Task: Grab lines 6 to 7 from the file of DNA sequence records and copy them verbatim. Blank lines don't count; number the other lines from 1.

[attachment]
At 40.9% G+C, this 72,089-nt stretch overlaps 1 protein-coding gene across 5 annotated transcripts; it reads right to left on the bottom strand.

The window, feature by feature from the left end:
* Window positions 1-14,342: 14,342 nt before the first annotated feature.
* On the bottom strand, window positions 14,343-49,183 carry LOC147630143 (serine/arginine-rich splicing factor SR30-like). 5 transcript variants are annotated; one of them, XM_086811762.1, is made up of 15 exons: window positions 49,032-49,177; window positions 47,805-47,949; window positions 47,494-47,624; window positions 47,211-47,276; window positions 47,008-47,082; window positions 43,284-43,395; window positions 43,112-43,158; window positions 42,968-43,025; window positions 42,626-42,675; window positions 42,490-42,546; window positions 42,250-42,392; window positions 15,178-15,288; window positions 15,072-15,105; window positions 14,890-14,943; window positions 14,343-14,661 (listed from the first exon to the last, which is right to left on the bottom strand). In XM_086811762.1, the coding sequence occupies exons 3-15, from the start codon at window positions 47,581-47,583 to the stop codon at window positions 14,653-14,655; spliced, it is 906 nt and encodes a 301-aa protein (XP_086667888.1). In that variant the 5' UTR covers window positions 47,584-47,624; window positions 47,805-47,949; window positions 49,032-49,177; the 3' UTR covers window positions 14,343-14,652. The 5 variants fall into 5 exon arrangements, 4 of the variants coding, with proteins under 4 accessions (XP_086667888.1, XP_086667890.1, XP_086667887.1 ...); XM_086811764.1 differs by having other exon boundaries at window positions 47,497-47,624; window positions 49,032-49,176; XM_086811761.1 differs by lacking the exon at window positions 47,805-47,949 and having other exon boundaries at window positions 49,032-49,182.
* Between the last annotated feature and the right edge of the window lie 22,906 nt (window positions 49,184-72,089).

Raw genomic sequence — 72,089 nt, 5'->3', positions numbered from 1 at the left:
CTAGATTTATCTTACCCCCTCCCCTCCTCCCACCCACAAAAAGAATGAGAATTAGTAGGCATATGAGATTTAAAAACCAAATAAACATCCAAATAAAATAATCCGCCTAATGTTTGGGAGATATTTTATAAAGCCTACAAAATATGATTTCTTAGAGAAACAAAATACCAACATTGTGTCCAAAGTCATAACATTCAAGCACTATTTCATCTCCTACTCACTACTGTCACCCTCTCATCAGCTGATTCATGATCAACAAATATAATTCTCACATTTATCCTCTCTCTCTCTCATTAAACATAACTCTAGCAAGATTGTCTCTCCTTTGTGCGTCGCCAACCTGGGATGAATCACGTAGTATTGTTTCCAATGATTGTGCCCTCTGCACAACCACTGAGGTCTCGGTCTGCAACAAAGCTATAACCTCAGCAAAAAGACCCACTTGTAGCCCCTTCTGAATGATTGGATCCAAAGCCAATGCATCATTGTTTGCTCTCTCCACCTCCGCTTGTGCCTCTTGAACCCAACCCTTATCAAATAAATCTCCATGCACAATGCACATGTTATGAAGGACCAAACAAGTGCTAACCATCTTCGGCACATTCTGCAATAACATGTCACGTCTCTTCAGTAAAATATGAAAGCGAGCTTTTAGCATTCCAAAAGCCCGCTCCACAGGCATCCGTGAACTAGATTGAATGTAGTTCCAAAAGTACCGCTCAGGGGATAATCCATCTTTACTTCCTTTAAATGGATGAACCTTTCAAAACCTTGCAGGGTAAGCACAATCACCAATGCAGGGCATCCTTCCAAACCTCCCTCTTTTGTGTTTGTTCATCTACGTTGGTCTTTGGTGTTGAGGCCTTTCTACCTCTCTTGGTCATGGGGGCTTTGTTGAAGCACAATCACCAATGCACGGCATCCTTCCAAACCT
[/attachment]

Raw genomic sequence — 72,089 nt, 5'->3', positions numbered from 1 at the left:
CTAGATTTATCTTACCCCCTCCCCTCCTCCCACCCACAAAAAGAATGAGAATTAGTAGGCATATGAGATTTAAAAACCAAATAAACATCCAAATAAAATAATCCGCCTAATGTTTGGGAGATATTTTATAAAGCCTACAAAATATGATTTCTTAGAGAAACAAAATACCAACATTGTGTCCAAAGTCATAACATTCAAGCACTATTTCATCTCCTACTCACTACTGTCACCCTCTCATCAGCTGATTCATGATCAACAAATATAATTCTCACATTTATCCTCTCTCTCTCTCATTAAACATAACTCTAGCAAGATTGTCTCTCCTTTGTGCGTCGCCAACCTGGGATGAATCACGTAGTATTGTTTCCAATGATTGTGCCCTCTGCACAACCACTGAGGTCTCGGTCTGCAACAAAGCTATAACCTCAGCAAAAAGACCCACTTGTAGCCCCTTCTGAATGATTGGATCCAAAGCCAATGCATCATTGTTTGCTCTCTCCACCTCCGCTTGTGCCTCTTGAACCCAACCCTTATCAAATAAATCTCCATGCACAATGCACATGTTATGAAGGACCAAACAAGTGCTAACCATCTTCGGCACATTCTGCAATAACATGTCACGTCTCTTCAGTAAAATATGAAAGCGAGCTTTTAGCATTCCAAAAGCCCGCTCCACAGGCATCCGTGAACTAGATTGAATGTAGTTCCAAAAGTACCGCTCAGGGGATAATCCATCTTTACTTCCTTTAAATGGATGAACCTTTCAAAACCTTGCAGGGTAAGCACAATCACCAATGCAGGGCATCCTTCCAAACCTCCCTCTTTTGTGTTTGTTCATCTACGTTGGTCTTTGGTGTTGAGGCCTTTCTACCTCTCTTGGTCATGGGGGCTTTGTTGAAGCACAATCACCAATGCACGGCATCCTTCCAAACCT